To provide an aesthetically pleasing front panel surface free of openings which might harbor contaminants, front panel 22 is preferably constructed from a single seamless panel having transparent sections for viewing readouts 35-37. The push button switches 30-34, 38 and 39 associated with these displays are preferably pressure-sensitive switches, which respond to very small deformations of the front panel brought about by finger pressure from the operator to actuate their respective circuits.
Referring to FIG. 2, in use cassette 13 is received within an actuator station 40 comprising a generally flat and vertical front plate above panel 22. A pair of flat horizontally-spaced mounting tabs 42 and 43 project from the front plate and are received in complementarily dimensional slot-shaped recesses 44 and 45 (FIGS. 3 and 4) in the cassette to secure the cassette in position. Actuation of the cassette is accomplished by a rotary valve actuator member 46 which projects through mounting plate 41 to operatively engage a rotary valve member 47 within the cassette, and a syringe actuator member 48 which projects through the mounting plate below the valve actuator member to engage the actuator stem 49 of the cassette syringe. A flexible boot 50 formed of rubber or other flexible material is provided around syringe actuator member 48 to form a seal which allows movement of the actuator without allowing fluids to reach the interior of the pump apparatus.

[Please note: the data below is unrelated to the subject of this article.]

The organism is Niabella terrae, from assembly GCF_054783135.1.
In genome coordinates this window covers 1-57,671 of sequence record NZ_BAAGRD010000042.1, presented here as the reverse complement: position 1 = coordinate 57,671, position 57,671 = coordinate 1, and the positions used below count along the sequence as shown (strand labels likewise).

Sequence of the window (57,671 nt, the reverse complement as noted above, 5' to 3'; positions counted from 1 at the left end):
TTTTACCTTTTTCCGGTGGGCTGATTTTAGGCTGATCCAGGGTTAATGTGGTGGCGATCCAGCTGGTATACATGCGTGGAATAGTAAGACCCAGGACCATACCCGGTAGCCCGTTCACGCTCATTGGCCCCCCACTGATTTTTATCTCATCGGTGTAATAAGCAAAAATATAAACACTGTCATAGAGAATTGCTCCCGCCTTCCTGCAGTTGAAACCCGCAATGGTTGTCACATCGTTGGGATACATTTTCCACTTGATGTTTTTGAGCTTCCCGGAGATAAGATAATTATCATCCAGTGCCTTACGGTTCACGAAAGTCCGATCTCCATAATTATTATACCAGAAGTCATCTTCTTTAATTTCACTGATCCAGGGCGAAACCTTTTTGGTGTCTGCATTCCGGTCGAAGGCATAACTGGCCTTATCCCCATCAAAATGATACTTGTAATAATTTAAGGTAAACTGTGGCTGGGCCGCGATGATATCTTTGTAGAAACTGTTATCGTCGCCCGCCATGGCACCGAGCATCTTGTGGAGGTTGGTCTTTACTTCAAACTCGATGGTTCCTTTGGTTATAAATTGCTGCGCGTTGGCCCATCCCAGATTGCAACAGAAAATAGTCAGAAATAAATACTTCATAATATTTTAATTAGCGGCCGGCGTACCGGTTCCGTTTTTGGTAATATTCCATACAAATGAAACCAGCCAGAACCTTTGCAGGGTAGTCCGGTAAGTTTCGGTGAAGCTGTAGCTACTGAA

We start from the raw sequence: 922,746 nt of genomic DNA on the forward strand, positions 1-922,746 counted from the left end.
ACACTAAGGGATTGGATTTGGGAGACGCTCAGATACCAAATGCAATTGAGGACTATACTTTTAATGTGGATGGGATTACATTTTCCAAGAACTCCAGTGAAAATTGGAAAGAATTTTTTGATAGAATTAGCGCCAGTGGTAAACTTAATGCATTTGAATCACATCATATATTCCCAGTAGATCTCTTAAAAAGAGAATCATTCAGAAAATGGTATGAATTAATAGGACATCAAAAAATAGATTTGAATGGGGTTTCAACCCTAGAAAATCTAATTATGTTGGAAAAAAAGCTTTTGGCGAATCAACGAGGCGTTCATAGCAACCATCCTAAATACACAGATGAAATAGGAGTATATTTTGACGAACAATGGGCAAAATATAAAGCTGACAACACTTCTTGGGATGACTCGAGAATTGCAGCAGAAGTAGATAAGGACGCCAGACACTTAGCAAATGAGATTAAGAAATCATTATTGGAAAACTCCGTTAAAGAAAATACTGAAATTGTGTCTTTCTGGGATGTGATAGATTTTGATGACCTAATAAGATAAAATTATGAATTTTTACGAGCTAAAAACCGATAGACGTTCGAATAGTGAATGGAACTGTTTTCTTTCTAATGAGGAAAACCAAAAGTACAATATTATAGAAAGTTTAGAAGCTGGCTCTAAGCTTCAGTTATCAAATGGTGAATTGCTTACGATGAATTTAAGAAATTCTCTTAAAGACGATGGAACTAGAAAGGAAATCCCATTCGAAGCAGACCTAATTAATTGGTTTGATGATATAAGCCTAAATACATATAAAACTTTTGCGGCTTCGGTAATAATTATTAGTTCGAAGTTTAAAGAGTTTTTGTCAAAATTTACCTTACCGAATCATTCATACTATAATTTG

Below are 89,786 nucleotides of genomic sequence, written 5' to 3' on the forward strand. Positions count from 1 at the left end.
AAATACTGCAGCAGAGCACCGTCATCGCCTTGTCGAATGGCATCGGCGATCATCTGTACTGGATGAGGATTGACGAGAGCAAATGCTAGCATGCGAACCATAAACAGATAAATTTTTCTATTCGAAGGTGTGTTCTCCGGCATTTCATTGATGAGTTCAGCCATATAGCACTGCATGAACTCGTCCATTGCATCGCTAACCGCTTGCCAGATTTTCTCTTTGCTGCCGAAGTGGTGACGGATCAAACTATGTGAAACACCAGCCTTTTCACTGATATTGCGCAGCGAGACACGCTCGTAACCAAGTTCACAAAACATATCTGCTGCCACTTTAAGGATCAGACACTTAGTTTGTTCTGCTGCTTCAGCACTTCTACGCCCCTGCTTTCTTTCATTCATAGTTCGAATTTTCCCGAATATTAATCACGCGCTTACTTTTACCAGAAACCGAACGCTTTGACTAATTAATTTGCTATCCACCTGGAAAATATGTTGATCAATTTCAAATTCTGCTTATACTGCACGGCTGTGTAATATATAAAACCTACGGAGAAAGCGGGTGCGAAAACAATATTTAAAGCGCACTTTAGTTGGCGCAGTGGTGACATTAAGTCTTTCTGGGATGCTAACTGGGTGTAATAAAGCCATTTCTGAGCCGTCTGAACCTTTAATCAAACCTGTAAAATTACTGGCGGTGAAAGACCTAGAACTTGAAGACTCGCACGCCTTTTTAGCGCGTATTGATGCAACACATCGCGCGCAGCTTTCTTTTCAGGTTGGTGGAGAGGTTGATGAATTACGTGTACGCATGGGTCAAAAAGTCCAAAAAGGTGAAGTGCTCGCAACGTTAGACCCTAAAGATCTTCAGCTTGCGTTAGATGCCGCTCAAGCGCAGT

An added degree of protection for the cassette when in use is provided by a cover 51 which is pivotally mounted at its top end to housing 21 so as to cover the cassette and cassette actuator station when closed. This cover is preferably formed of a transparent material to allow the operation of the cassette to be visually monitored while the pump is in use.
Referring to FIGS. 5 and 6, cassette 13 is seen to include a generally rectangular body portion 52 within which are defined the elongated slots 44 and 45 within which mounting tabs 42 and 43 are received, respectively. A syringe portion 53 generally within the frame portion 52 includes a generally cylindrical metering chamber 54 within which a plunger 55 is slidably disposed. An annular ridge 56 establishes a sliding liquid-seal engagement between the plunger and the walls of the metering chamber. The plunger includes actuator stem 49 which extends from the body portion, terminating in a snap-on engaging portion 59 of increased diameter. As seen in FIGS. 5 and 6, the engaging portion 59 preferably includes a recessed portion 60 within which a pair of projecting resilient latch members 61 project. When the cassette is installed in the actuator station, these latch members 61 engage an annular recess 62 on the inside wall of an axial bore 63 in actuator member 48. As a result of this engagement, the plunger actuator 49 is securely engaged to actuator member 48 and can be removed only with a deliberate outward pull by the operator.